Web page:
24. 24.  The absence of other rules doesn’t give you permission to shut down your thinking.  For example, Abercrombie & Fitch has stayed on top of a constantly changing retail clothing market.  Brand-intensive value and a higher- price- driven profitability formula.  A&F has avoided promotions and steep markdowns.
  25. 25. During Recession: A&F resisted following other clothing companies down the discount path In pharmaceuticals and semiconductors The top performers have shifted from domestic to global distribution.
  26. 26. When these changes have led to superior profitability, it has been because they contributed to greater volume more than to lower costs.  Necessary relationship between how you create value and how you capture it. Nonsensical for companies that compete through lower prices
  27. 27. Non price positions, as we’ve said, are typically associated with higher prices or greater volume. Research shows that companies with lower- price positions tend to rely on lower costs to achieve profitability.  The grocery chain Weis.
  28. 28. Miracle Worker was decades ahead of its competitors in introducing house-label products The top 10% of ROA make Weis a clear exception to our Rules 1 and 2. Weis’s advantage began to slip in the 1980s and since 1996 it has not been in the top 10% even once.
  29. 29. The bottom line is that if you want to beat the odds, you should concentrate on creating value using better before cheaper and on capturing value with revenue before cost.
  30. 30.  Get a clear picture of a company’s competitive position and profitability formula.  Comparing with rival firm is more favorable than comparing with past performance because today success is not success for tomorrow.  The comparison can be done through Benchmarking under single and various dimensions including cross-functional activities.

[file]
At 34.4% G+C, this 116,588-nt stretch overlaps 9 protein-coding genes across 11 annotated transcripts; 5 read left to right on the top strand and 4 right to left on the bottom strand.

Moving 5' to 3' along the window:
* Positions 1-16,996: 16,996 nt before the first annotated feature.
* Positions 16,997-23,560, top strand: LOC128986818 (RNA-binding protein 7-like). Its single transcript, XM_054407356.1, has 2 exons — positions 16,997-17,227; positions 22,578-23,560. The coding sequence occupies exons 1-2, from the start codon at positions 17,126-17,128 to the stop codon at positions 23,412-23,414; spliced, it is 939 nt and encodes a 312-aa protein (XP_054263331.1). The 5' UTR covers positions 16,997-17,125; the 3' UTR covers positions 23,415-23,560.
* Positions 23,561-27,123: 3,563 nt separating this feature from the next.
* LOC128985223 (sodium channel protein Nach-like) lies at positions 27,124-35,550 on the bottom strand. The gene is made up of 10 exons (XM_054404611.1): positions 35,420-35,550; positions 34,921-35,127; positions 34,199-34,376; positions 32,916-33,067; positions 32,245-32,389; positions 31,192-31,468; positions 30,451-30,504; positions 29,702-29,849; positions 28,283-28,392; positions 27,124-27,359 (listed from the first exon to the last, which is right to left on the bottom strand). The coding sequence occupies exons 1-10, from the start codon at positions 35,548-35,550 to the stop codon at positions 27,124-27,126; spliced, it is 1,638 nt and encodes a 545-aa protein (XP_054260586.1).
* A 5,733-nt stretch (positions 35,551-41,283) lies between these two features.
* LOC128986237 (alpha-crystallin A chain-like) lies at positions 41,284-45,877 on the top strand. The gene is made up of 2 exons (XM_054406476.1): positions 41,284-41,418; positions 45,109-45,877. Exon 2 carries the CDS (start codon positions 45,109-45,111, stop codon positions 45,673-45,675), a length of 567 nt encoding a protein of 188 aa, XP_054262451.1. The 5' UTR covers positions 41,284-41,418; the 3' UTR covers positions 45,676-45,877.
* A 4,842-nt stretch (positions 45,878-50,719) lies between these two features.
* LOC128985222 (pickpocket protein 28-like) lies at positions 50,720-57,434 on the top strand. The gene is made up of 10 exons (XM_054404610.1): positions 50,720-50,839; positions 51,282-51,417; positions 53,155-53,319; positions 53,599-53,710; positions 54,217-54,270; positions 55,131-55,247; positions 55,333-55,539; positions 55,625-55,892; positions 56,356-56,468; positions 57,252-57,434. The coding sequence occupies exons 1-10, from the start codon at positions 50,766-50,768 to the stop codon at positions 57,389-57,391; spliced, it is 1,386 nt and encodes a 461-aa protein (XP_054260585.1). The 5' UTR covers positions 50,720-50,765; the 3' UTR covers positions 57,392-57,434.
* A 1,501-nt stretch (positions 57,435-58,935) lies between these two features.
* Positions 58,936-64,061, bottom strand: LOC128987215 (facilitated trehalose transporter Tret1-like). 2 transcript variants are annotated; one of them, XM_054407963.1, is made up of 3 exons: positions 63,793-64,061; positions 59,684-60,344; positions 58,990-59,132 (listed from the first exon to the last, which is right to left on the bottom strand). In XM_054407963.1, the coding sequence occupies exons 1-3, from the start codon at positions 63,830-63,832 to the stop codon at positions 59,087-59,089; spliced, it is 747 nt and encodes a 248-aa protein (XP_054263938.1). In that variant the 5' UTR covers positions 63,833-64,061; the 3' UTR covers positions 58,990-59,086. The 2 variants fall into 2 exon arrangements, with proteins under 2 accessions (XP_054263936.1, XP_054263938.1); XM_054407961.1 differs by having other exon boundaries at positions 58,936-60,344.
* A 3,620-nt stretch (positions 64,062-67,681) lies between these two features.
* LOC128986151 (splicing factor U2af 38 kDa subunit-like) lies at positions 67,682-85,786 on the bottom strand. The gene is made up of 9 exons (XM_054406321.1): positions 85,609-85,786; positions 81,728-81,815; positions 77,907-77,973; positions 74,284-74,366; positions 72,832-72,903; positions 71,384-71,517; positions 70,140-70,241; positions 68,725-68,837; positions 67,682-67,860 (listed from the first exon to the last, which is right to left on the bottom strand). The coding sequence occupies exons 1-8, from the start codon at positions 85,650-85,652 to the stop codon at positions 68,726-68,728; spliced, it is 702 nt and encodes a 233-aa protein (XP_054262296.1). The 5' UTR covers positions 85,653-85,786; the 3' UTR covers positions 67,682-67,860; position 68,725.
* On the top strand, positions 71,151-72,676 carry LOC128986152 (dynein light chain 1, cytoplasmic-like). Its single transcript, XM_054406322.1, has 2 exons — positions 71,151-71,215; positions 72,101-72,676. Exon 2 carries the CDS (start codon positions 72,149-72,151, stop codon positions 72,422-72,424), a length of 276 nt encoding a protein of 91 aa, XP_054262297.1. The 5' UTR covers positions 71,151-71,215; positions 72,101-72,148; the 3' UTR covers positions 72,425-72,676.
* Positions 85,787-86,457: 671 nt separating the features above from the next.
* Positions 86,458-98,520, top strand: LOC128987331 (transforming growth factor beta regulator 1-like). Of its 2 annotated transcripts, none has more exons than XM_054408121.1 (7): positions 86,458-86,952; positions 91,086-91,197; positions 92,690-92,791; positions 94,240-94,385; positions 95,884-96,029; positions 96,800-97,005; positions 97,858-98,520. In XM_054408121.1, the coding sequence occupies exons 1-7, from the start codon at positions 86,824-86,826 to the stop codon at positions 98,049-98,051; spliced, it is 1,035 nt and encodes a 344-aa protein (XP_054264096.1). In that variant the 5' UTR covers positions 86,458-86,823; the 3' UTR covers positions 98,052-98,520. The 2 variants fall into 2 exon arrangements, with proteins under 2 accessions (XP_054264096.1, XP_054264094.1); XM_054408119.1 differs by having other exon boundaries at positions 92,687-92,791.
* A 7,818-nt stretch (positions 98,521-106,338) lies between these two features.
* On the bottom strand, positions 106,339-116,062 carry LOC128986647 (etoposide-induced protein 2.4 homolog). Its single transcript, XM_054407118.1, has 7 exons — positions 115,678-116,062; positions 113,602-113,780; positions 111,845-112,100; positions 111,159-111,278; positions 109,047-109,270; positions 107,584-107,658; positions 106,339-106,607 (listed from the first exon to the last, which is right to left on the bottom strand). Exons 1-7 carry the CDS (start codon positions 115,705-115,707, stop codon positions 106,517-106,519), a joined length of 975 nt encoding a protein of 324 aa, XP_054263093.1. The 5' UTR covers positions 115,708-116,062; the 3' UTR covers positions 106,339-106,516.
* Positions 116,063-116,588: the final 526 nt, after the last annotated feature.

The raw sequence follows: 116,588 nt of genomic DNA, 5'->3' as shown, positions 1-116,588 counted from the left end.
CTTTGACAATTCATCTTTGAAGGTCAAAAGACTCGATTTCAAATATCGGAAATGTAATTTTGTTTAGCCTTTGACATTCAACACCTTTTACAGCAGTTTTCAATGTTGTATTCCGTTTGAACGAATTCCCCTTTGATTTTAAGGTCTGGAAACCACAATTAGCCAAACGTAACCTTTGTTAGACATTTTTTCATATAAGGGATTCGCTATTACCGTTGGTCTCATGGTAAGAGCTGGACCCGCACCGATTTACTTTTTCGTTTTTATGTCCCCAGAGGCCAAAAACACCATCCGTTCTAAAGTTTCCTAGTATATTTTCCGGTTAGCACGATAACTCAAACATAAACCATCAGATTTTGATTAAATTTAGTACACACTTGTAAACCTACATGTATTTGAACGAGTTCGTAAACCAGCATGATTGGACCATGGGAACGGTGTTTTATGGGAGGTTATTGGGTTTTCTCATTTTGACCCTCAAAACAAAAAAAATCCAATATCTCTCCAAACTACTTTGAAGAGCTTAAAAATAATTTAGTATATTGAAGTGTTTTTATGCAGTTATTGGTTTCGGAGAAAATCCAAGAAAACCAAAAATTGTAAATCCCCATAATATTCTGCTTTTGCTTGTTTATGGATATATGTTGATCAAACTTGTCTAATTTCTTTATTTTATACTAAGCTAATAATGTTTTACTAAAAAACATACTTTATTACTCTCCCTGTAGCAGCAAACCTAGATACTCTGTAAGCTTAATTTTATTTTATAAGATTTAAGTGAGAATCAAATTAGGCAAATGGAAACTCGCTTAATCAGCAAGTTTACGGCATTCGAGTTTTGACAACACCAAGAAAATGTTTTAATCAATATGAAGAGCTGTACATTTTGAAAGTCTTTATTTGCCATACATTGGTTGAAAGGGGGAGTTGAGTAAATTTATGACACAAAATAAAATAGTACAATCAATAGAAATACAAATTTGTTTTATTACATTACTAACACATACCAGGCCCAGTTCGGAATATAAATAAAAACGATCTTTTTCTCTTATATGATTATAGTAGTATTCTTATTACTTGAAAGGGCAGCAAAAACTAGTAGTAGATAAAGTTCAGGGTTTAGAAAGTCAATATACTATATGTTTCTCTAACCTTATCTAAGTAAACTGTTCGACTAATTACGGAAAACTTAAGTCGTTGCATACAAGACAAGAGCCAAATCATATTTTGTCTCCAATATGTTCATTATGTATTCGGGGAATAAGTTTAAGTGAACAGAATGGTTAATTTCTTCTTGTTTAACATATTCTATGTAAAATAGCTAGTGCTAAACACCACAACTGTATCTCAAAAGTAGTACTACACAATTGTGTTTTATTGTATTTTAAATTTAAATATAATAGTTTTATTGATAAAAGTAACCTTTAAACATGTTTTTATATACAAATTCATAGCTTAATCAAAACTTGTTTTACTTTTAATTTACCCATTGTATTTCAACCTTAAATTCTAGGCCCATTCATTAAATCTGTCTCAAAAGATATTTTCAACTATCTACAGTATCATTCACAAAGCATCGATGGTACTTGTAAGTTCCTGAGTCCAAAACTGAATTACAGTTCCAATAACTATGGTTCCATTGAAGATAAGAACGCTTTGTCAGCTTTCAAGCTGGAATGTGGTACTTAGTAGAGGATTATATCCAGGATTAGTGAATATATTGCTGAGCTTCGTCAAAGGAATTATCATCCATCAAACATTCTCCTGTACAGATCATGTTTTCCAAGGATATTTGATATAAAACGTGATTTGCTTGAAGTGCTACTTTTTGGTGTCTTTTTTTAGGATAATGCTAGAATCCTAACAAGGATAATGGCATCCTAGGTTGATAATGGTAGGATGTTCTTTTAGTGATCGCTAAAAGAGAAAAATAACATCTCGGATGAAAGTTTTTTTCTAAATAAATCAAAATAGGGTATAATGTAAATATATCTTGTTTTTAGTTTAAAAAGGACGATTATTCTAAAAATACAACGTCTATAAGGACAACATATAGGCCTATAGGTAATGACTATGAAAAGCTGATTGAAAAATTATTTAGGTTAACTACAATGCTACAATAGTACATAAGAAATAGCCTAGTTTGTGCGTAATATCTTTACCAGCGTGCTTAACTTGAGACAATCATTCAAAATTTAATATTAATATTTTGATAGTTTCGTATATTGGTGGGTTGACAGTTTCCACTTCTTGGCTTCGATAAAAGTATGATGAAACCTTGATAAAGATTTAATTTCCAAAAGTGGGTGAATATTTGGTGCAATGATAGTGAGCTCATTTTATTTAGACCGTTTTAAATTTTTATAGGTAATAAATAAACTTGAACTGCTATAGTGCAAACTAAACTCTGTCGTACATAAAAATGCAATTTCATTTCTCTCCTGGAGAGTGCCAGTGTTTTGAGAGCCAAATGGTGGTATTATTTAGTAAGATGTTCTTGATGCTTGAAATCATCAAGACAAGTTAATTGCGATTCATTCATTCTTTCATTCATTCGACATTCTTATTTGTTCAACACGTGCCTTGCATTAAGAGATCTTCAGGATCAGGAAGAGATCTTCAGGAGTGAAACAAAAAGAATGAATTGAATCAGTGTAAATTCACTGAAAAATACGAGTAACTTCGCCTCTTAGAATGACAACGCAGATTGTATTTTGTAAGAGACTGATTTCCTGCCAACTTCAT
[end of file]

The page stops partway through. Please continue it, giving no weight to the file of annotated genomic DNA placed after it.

31. 31. Following questions provide the idea whether executives of company: • Justify an acquisition in terms of economies of scale • Are they talking about an opportunity to expand and thereby realize the growth potential of a non- price position that company has already earned in the markets it currently serves? Hence understanding the rules can be useful to antidote the to intuition.
  32. 32.  An understanding of the rules can be a useful antidote to intuition  Whether that takes the form of a single leader’s vision or the collective hunch of a top management team (which often comes with a veneer of post hoc rationalization).  When situations are muddy and the data ambiguous, executives need rules to help ensure that their interpretation of the data is more likely to lead to the outcomes they seek.
  33. 33.  The rules are especially powerful when it comes to dealing with those financial ratios that govern so many lives and lead so often to pathological consequences which are as follows: • ROA • Cash flow • Return on investment, • Economic value added  It is hard because some of the numerator of income and the denominator is some measure of assets.  When customers are no longer willing to pay for company’s latest innovation and income starts to decline, it’s too easy to try to make those ratios go up by shrinking the denominator.